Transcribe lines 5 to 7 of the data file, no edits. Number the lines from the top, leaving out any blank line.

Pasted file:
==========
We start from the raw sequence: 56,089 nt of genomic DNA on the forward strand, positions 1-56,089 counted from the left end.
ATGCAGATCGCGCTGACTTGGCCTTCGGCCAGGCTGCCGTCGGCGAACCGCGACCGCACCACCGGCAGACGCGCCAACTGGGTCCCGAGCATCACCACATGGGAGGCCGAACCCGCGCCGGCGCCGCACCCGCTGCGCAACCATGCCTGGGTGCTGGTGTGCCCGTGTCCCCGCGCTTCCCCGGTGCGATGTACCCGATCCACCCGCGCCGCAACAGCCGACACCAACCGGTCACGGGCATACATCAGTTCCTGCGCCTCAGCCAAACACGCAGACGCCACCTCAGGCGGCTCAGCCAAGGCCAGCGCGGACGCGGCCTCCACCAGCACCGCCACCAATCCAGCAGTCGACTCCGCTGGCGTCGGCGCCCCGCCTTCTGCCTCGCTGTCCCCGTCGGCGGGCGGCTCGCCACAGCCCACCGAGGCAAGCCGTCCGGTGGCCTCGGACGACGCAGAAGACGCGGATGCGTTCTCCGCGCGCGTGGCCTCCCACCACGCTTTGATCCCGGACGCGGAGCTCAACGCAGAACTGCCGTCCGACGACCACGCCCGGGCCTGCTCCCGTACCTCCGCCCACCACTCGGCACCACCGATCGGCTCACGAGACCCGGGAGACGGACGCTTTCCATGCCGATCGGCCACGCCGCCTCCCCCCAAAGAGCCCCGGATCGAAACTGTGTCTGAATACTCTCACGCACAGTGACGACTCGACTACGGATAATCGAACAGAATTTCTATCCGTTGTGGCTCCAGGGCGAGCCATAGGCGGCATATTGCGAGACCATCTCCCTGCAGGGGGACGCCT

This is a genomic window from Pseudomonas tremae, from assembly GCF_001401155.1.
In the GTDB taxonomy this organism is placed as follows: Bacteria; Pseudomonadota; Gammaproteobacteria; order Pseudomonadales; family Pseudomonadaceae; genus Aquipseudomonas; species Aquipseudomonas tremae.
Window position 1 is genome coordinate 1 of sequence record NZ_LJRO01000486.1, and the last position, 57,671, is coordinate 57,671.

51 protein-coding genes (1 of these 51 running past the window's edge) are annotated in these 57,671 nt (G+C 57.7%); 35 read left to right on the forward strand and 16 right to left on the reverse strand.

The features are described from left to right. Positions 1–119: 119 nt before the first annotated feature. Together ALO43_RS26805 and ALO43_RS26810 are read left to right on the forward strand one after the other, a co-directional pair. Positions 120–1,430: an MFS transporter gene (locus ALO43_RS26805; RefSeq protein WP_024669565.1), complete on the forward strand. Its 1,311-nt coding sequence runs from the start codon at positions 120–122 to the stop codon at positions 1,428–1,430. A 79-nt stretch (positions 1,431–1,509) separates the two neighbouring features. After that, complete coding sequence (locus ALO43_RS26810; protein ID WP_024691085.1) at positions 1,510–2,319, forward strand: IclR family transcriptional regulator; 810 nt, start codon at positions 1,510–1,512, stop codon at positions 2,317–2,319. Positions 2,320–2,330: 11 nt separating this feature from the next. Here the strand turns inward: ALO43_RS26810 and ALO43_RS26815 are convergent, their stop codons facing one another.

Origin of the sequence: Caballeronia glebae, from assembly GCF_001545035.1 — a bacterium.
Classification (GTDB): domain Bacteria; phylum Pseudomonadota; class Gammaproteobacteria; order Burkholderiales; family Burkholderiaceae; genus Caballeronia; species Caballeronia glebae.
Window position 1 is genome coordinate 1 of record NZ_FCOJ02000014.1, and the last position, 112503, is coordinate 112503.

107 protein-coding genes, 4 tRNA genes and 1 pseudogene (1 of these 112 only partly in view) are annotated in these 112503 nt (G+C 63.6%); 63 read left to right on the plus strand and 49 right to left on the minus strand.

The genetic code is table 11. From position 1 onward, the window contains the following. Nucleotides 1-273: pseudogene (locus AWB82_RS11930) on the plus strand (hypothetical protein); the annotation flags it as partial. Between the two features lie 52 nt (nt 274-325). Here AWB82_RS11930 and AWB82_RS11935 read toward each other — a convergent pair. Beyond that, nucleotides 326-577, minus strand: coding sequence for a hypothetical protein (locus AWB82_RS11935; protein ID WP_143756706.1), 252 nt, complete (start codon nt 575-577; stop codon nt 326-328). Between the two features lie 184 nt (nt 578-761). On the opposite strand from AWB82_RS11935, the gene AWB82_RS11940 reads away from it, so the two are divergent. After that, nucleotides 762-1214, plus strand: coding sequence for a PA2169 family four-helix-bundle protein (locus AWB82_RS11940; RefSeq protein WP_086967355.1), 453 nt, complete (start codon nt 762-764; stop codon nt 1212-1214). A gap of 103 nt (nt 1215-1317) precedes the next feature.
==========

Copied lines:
Window position 1 is genome coordinate 1 of sequence record NZ_LJRO01000486.1, and the last position, 57,671, is coordinate 57,671.

51 protein-coding genes (1 of these 51 running past the window's edge) are annotated in these 57,671 nt (G+C 57.7%); 35 read left to right on the forward strand and 16 right to left on the reverse strand.

The features are described from left to right. Positions 1–119: 119 nt before the first annotated feature. Together ALO43_RS26805 and ALO43_RS26810 are read left to right on the forward strand one after the other, a co-directional pair. Positions 120–1,430: an MFS transporter gene (locus ALO43_RS26805; RefSeq protein WP_024669565.1), complete on the forward strand. Its 1,311-nt coding sequence runs from the start codon at positions 120–122 to the stop codon at positions 1,428–1,430. A 79-nt stretch (positions 1,431–1,509) separates the two neighbouring features. After that, complete coding sequence (locus ALO43_RS26810; protein ID WP_024691085.1) at positions 1,510–2,319, forward strand: IclR family transcriptional regulator; 810 nt, start codon at positions 1,510–1,512, stop codon at positions 2,317–2,319. Positions 2,320–2,330: 11 nt separating this feature from the next. Here the strand turns inward: ALO43_RS26810 and ALO43_RS26815 are convergent, their stop codons facing one another.